WA firm on wheat deregulation

Rueben HaleThe West Australian
Wilson Tuckey, Tony Seabrook and Dale Park are united in their stance against regulation.
Camera IconWilson Tuckey, Tony Seabrook and Dale Park are united in their stance against regulation. Credit: The West Australian

WA's main farming groups are standing firm against any moves by the Federal Government to return to wheat export regulation.

A Department of Agriculture spokeswoman has told the _Countryman _ the Government is currently considering a mandatory port access code of conduct for bulk wheat exports, which analysts believe will result in a cost impost for WA growers.

Some free market proponents in WA go even further, speculating the move signals an Eastern States- driven march back to a single-desk policy for wheat exports.

The majority of Australian wheat is sold overseas with WA the biggest exporting state. The major export markets are in the Asian and Middle East regions and include Indonesia, Japan, South Korea, Malaysia, Vietnam and Sudan.

Wheat grown for domestic consumption and feedstock is predominantly produced on the east coast.

In July, Agriculture Minister and Nationals deputy leader Barnaby Joyce released a draft port access code of conduct to industry, in which the Government sought feedback on a range of national options, including continuing with current access arrangements, introducing a one-size-fits-all mandatory code of conduct, creating a mandatory code of conduct that accounted for competition levels and vertical integration, or repealing the Wheat Export Marketing Act by September 30.

CBH has claimed that costs of dealing with Government-imposed port access undertakings over the past five years have been substantial, and are estimated to have impacted on CBH and WA growers by between $2.6 million and $3.5 million.

Australia has been on the pathway to full deregulation since the controversial "oil-for-food" scandal, when in 2008 the Rudd Government replaced the Australian Wheat Board single-desk with a Government-controlled Wheat Export Accreditation Scheme for bulk wheat exporters.

The Government planned to abolish the scheme by December 31, 2012.

However, a stoush broke out between some WA Liberals and the National Party, when former shadow Federal Minister for Agriculture John Cobb influenced a group of NSW, SA and WA Liberals to vote against the former Gillard Government's legislation to fully deregulate the wheat export industry by 2014. WA Liberals Mal Washer and Dennis Jensen abstained.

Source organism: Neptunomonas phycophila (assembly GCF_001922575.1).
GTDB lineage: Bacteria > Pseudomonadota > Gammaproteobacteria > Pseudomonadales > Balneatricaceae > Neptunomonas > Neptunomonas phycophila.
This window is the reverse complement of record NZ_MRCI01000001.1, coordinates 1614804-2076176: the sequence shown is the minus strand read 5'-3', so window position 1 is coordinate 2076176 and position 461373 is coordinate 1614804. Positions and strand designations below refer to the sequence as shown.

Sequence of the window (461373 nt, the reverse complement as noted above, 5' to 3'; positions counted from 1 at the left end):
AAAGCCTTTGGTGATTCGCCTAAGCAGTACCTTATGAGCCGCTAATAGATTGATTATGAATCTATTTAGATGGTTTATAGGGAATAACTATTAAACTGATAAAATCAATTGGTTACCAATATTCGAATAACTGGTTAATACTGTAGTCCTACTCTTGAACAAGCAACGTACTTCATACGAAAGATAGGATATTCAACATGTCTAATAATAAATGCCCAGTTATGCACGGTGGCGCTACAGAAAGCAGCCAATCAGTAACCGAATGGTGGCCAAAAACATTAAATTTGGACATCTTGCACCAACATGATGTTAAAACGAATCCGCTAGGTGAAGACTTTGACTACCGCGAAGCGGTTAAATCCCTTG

The Coalition's blocking of the legislation meant Labor had to do a deal with the Greens to have the Bill passed, which included a mandatory code of conduct for grain export terminals.

The department spokeswoman said the proposed "flexible" code would adjust the level of regulation on a port-by-port basis depending on the incentives for port terminal service providers to provide services on a fair and transparent basis.

"The Government has listened to feedback from stakeholders on the exposure draft, and made several changes to better meet stakeholder needs and Government policy objectives," she said.

She said the Government was also on track to have a code in place before October this year, which will replace the existing legislation.

Controversial former Minister and outspoken critic of the now defunct Australian Wheat Board, Wilson Tuckey, said if export regulation was imposed it would result in WA subsidising Eastern States growers.

"Since 2008, the Nationals in the Eastern States have fought tooth and nail to this day under a regulatory mechanism to put WA growers back into subsidising their growers," he said.

Pastoralists and Graziers Association president Tony Seabrook gave notice the organisation would not stand for any attempt at re-regulation.

"We spent 20 years getting rid of regulation and if we get any whiff of any government trying to re-introduce it, we'll be on to it like a shot," Mr Seabrook said.

WAFarmers president Dale Park said the preference for its WA growers was for there to be no regulation.

"We deregulated the wheat market for better or for worse, but now we are picking and choosing what we regulate," Mr Park said.

"And in this State we have an advantage, where we have a lot more people buying and selling grain."

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